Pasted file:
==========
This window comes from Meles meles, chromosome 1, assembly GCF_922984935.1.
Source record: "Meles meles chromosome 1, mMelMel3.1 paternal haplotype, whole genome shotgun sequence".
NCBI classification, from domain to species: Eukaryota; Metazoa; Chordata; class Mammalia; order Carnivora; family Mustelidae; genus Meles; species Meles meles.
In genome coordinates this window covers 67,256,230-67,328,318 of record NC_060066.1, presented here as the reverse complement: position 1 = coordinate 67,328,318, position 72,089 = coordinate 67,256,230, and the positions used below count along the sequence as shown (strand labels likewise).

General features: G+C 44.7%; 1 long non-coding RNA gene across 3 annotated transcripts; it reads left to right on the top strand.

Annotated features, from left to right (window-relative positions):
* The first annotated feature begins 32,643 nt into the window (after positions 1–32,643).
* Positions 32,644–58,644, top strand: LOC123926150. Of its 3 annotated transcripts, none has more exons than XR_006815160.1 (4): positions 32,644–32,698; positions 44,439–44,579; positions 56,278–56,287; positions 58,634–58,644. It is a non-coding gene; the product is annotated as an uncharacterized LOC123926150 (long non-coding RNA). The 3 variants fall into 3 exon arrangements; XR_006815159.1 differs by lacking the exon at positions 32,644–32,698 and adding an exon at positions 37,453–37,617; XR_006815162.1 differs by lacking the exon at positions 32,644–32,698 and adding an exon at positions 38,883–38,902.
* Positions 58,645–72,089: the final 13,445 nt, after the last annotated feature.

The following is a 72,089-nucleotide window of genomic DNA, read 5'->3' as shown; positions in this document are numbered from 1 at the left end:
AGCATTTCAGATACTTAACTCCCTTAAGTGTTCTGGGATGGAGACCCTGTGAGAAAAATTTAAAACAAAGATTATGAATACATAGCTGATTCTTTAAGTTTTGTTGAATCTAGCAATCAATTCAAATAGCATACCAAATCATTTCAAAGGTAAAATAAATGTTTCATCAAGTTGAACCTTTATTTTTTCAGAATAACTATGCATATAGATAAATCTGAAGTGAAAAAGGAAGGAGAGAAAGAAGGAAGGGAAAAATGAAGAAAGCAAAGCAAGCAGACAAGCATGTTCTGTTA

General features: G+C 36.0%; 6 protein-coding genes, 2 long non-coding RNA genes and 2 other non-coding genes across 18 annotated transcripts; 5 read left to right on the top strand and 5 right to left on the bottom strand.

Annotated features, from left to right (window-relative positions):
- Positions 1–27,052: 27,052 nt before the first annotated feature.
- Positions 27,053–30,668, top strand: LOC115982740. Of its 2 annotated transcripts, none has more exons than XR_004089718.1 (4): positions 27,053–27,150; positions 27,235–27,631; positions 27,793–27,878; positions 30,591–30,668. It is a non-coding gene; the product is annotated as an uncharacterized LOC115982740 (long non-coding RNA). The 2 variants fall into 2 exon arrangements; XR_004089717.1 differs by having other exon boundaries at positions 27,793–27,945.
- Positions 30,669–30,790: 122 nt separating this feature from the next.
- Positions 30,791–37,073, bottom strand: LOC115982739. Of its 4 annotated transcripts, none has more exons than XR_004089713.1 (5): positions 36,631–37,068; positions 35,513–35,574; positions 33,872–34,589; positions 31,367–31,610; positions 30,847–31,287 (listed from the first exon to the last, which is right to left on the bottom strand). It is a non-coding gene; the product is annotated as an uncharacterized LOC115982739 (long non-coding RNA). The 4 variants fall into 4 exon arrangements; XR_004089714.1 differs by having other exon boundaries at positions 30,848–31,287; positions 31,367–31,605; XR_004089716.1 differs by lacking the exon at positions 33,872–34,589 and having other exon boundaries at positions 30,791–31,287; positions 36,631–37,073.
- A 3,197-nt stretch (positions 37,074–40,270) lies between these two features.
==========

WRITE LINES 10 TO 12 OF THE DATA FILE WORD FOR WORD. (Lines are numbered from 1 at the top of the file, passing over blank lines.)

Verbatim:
The following is a 72,089-nucleotide window of genomic DNA, read 5'->3' as shown; positions in this document are numbered from 1 at the left end:
AGCATTTCAGATACTTAACTCCCTTAAGTGTTCTGGGATGGAGACCCTGTGAGAAAAATTTAAAACAAAGATTATGAATACATAGCTGATTCTTTAAGTTTTGTTGAATCTAGCAATCAATTCAAATAGCATACCAAATCATTTCAAAGGTAAAATAAATGTTTCATCAAGTTGAACCTTTATTTTTTCAGAATAACTATGCATATAGATAAATCTGAAGTGAAAAAGGAAGGAGAGAAAGAAGGAAGGGAAAAATGAAGAAAGCAAAGCAAGCAGACAAGCATGTTCTGTTA

General features: G+C 36.0%; 6 protein-coding genes, 2 long non-coding RNA genes and 2 other non-coding genes across 18 annotated transcripts; 5 read left to right on the top strand and 5 right to left on the bottom strand.